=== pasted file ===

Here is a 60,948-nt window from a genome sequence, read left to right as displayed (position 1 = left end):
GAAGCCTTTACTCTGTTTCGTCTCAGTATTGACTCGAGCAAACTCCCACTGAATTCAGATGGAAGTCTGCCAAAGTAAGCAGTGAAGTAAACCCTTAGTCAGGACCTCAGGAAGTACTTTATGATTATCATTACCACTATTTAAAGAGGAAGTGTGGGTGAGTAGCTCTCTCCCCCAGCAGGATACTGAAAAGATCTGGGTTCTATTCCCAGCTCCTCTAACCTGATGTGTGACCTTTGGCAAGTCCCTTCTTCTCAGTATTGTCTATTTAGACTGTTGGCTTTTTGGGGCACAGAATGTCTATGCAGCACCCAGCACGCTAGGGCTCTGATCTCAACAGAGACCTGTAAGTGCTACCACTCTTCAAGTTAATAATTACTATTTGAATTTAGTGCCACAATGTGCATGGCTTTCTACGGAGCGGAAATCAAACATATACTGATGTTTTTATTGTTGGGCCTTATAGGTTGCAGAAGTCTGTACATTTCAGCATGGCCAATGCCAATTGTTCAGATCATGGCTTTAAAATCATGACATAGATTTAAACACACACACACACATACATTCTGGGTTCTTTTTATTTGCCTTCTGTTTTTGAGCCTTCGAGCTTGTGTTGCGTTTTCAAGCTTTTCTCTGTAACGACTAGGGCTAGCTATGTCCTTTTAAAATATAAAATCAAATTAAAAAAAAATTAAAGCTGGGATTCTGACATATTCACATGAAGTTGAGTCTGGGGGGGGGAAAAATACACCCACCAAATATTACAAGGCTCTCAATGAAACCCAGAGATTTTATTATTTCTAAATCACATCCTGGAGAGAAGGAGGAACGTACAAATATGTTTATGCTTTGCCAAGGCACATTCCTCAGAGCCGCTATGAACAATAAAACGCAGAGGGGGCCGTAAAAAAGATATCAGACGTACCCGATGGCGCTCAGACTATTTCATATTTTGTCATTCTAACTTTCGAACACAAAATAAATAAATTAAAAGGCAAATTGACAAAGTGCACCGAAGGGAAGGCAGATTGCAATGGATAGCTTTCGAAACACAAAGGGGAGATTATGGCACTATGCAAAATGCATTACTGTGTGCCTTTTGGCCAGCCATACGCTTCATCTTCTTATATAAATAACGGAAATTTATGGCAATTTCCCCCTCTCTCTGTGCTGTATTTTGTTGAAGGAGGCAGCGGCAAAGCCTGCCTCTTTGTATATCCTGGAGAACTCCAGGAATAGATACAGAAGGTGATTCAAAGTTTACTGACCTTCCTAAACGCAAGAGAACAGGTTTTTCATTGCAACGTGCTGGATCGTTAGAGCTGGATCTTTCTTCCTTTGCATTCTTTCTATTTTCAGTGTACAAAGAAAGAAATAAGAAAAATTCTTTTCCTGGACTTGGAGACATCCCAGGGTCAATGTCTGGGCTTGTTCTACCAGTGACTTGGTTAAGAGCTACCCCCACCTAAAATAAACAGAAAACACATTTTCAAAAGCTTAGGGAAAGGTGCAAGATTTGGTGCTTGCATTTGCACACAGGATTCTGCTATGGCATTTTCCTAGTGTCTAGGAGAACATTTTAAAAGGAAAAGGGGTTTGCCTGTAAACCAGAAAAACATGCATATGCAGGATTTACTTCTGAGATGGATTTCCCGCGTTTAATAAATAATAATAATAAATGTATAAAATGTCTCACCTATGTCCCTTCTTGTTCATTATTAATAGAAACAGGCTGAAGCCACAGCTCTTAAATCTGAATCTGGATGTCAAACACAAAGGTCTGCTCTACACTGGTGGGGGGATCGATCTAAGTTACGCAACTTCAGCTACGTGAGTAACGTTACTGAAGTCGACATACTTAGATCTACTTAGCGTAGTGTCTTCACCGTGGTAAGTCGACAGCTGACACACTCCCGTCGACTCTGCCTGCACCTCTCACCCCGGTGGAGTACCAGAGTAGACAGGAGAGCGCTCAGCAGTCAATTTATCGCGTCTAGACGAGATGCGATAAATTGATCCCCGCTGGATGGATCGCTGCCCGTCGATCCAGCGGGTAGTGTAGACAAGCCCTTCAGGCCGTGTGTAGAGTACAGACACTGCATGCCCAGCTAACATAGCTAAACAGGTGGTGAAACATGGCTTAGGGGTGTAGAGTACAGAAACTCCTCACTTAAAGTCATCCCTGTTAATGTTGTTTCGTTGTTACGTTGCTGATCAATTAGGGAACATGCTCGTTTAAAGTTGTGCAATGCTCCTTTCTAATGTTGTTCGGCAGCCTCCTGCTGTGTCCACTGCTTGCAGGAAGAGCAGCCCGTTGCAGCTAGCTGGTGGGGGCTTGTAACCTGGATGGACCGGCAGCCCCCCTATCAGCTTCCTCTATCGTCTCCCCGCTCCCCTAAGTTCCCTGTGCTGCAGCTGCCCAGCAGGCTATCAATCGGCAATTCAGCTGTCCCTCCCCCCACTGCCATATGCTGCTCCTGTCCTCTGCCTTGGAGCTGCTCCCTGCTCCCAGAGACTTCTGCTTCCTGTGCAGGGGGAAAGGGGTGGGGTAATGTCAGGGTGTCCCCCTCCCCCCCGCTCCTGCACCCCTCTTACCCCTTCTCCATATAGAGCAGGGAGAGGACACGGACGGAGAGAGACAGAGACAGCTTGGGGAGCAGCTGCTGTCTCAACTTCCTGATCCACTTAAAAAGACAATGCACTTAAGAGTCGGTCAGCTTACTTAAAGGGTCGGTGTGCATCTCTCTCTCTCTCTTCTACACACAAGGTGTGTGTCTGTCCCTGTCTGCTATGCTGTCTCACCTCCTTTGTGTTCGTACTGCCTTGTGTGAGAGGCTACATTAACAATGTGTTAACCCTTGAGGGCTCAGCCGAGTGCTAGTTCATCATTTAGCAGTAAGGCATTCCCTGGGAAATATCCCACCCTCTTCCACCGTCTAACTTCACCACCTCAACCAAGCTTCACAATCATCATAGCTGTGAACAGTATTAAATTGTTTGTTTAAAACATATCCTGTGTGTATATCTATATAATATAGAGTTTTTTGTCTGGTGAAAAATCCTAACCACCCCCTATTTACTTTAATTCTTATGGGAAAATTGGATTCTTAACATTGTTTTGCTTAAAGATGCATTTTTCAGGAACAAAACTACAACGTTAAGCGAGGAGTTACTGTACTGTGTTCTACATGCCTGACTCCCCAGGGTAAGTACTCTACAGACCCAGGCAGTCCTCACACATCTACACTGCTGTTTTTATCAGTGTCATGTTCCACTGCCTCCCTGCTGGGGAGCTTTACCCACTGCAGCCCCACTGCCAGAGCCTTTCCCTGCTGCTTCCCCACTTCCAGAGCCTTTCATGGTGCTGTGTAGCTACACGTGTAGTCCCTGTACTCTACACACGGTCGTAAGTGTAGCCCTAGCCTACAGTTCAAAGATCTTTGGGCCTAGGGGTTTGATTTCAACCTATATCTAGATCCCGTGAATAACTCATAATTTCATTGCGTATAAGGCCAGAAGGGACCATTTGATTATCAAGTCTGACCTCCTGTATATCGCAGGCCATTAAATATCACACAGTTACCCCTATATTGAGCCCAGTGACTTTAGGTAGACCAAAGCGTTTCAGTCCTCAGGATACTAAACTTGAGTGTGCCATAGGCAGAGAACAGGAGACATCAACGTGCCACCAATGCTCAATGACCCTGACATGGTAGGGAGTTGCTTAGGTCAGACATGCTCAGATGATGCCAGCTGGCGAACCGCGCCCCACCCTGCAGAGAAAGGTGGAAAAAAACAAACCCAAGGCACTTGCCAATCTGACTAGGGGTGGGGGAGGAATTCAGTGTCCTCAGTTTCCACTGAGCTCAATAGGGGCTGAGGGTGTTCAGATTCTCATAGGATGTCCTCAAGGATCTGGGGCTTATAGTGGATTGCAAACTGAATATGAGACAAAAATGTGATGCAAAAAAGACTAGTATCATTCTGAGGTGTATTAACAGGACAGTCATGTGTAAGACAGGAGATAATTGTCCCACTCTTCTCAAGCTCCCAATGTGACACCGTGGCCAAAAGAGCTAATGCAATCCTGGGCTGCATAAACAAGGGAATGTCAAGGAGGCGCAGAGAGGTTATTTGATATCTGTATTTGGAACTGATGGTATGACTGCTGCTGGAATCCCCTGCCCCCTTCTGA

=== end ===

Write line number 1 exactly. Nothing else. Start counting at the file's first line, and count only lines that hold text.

Here is a 60,948-nt window from a genome sequence, read left to right as displayed (position 1 = left end):